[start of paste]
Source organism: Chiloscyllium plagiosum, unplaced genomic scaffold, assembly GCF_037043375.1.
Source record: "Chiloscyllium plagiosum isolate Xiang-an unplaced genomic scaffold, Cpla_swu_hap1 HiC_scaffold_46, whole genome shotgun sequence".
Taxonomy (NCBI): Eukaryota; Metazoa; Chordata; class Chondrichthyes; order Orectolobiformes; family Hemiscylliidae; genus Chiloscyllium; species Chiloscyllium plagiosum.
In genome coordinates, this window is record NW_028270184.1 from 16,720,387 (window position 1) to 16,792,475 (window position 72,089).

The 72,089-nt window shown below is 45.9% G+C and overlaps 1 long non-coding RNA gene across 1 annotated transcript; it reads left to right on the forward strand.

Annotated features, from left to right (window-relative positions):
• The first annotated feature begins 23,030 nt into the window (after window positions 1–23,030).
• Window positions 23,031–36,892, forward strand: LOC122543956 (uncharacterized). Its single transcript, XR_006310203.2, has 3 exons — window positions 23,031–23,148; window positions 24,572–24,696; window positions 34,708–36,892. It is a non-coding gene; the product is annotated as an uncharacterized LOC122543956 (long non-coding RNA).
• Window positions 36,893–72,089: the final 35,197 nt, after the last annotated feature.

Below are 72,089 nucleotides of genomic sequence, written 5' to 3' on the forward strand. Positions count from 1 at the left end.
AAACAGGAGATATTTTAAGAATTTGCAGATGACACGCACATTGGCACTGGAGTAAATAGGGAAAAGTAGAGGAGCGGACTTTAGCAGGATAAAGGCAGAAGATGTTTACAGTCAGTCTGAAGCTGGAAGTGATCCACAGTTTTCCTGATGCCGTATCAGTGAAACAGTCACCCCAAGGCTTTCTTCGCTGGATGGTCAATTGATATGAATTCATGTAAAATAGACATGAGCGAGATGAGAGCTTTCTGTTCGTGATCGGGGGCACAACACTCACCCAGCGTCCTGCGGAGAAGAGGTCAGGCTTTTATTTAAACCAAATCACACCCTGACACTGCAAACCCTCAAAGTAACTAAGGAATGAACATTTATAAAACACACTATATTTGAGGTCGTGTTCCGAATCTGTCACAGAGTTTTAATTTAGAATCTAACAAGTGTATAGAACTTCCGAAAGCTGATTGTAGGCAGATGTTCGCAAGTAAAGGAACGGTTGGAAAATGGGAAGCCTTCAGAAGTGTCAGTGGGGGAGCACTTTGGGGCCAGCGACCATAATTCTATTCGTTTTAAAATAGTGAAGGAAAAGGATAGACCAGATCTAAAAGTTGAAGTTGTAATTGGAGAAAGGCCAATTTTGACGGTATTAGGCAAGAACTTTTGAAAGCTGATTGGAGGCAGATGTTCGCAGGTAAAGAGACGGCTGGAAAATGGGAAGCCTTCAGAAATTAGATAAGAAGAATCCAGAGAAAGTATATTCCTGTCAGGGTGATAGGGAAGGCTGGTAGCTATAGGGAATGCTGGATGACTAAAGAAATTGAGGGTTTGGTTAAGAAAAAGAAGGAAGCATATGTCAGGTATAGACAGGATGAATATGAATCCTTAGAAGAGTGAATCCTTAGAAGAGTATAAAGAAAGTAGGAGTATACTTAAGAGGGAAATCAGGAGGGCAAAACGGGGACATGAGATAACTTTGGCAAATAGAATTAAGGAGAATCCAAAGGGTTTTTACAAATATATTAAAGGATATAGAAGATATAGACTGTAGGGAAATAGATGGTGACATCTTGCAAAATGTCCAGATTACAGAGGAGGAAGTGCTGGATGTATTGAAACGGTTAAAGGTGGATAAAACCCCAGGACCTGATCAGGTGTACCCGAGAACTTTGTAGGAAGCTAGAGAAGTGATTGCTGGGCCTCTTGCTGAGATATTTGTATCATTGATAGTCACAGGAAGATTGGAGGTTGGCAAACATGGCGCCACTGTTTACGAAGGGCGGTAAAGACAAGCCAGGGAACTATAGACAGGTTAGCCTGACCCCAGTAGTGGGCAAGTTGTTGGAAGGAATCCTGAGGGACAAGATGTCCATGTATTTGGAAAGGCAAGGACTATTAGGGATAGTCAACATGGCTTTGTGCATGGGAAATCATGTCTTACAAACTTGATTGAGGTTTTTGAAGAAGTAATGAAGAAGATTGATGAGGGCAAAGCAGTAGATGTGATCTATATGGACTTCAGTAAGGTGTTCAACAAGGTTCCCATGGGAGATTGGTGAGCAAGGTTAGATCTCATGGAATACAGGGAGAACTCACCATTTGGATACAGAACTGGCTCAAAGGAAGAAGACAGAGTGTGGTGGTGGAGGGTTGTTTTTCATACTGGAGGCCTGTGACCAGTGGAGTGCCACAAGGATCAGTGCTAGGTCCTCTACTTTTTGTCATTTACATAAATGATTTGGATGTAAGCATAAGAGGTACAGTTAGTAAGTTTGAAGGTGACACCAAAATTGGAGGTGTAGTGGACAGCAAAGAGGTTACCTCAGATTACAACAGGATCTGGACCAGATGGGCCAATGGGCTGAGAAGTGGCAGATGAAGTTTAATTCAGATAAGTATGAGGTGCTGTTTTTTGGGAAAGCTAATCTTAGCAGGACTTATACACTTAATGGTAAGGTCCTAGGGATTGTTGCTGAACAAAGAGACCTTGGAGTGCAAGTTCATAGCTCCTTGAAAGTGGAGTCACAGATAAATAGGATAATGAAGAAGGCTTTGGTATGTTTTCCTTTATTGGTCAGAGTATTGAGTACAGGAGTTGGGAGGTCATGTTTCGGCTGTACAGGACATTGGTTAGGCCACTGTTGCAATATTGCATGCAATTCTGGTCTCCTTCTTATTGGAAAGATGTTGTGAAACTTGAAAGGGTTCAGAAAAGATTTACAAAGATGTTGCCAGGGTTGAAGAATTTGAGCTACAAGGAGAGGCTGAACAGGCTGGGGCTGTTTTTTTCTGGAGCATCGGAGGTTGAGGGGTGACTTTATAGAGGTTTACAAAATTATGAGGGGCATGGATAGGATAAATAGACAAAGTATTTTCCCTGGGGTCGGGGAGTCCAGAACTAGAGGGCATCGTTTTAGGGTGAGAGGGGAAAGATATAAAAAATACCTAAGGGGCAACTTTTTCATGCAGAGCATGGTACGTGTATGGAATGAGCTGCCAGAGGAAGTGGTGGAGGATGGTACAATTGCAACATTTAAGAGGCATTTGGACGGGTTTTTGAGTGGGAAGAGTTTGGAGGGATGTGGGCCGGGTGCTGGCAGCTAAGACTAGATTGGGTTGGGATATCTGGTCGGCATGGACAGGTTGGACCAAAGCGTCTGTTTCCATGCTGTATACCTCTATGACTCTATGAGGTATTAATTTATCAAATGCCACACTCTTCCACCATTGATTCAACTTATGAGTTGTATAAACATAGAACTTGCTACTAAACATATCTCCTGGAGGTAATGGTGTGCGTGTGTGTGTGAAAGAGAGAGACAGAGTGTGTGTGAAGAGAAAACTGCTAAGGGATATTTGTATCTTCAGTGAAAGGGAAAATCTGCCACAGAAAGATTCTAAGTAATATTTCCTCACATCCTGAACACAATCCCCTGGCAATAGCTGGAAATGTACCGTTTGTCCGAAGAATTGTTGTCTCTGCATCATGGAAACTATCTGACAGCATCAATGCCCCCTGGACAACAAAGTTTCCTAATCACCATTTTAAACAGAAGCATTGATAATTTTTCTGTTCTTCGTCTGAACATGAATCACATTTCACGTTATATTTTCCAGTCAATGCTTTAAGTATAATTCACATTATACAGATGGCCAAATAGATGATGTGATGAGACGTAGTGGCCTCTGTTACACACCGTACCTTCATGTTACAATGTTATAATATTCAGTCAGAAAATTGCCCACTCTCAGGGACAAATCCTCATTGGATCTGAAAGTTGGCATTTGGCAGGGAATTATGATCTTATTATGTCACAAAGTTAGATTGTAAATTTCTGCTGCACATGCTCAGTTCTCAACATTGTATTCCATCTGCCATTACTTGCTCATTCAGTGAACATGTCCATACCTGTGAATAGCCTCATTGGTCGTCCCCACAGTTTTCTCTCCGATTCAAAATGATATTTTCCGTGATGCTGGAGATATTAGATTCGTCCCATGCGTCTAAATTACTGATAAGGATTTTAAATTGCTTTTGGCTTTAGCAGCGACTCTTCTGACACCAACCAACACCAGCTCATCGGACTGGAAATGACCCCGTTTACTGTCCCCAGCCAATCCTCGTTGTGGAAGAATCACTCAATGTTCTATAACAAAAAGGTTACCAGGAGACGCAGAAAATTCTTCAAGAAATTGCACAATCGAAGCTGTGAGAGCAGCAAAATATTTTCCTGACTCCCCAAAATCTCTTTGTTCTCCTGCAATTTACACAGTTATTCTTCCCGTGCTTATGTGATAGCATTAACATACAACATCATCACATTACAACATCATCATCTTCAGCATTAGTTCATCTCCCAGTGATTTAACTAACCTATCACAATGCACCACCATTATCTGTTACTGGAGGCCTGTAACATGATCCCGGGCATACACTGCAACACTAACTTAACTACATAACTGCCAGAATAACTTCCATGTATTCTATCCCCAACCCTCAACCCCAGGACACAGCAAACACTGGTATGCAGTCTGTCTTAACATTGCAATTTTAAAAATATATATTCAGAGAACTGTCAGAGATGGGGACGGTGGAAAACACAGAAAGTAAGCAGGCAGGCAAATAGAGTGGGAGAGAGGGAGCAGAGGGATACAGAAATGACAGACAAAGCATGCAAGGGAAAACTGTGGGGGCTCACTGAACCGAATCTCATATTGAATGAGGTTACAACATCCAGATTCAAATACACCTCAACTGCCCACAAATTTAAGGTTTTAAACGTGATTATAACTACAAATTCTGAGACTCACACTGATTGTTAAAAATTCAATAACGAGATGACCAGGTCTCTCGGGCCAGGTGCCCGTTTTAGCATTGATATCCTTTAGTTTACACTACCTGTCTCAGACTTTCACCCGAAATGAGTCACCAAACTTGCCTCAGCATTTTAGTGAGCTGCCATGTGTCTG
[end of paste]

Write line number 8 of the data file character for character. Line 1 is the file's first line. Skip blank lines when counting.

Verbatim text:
• Window positions 23,031–36,892, forward strand: LOC122543956 (uncharacterized). Its single transcript, XR_006310203.2, has 3 exons — window positions 23,031–23,148; window positions 24,572–24,696; window positions 34,708–36,892. It is a non-coding gene; the product is annotated as an uncharacterized LOC122543956 (long non-coding RNA).